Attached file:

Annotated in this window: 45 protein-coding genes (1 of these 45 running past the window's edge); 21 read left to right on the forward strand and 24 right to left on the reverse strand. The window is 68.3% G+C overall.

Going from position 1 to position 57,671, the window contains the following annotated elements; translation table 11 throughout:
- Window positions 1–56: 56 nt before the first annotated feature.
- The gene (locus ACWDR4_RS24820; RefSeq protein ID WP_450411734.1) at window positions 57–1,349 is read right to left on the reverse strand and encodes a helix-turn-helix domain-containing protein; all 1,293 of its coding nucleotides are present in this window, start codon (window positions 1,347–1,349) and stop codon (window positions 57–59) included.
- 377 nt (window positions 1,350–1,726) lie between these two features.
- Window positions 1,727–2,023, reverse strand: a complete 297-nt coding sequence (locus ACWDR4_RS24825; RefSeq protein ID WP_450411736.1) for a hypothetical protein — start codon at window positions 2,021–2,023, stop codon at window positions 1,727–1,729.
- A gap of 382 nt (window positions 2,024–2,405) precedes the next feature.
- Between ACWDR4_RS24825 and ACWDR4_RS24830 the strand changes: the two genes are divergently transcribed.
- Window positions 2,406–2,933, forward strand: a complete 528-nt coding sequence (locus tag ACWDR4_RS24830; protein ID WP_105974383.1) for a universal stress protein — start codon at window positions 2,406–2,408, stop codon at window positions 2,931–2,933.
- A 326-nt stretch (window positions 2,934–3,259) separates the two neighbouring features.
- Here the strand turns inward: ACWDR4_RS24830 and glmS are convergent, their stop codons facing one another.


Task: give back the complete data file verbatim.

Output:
Annotated in this window: 45 protein-coding genes (1 of these 45 running past the window's edge); 21 read left to right on the forward strand and 24 right to left on the reverse strand. The window is 68.3% G+C overall.

Going from position 1 to position 57,671, the window contains the following annotated elements; translation table 11 throughout:
- Window positions 1–56: 56 nt before the first annotated feature.
- The gene (locus ACWDR4_RS24820; RefSeq protein ID WP_450411734.1) at window positions 57–1,349 is read right to left on the reverse strand and encodes a helix-turn-helix domain-containing protein; all 1,293 of its coding nucleotides are present in this window, start codon (window positions 1,347–1,349) and stop codon (window positions 57–59) included.
- 377 nt (window positions 1,350–1,726) lie between these two features.
- Window positions 1,727–2,023, reverse strand: a complete 297-nt coding sequence (locus ACWDR4_RS24825; RefSeq protein ID WP_450411736.1) for a hypothetical protein — start codon at window positions 2,021–2,023, stop codon at window positions 1,727–1,729.
- A gap of 382 nt (window positions 2,024–2,405) precedes the next feature.
- Between ACWDR4_RS24825 and ACWDR4_RS24830 the strand changes: the two genes are divergently transcribed.
- Window positions 2,406–2,933, forward strand: a complete 528-nt coding sequence (locus tag ACWDR4_RS24830; protein ID WP_105974383.1) for a universal stress protein — start codon at window positions 2,406–2,408, stop codon at window positions 2,931–2,933.
- A 326-nt stretch (window positions 2,934–3,259) separates the two neighbouring features.
- Here the strand turns inward: ACWDR4_RS24830 and glmS are convergent, their stop codons facing one another.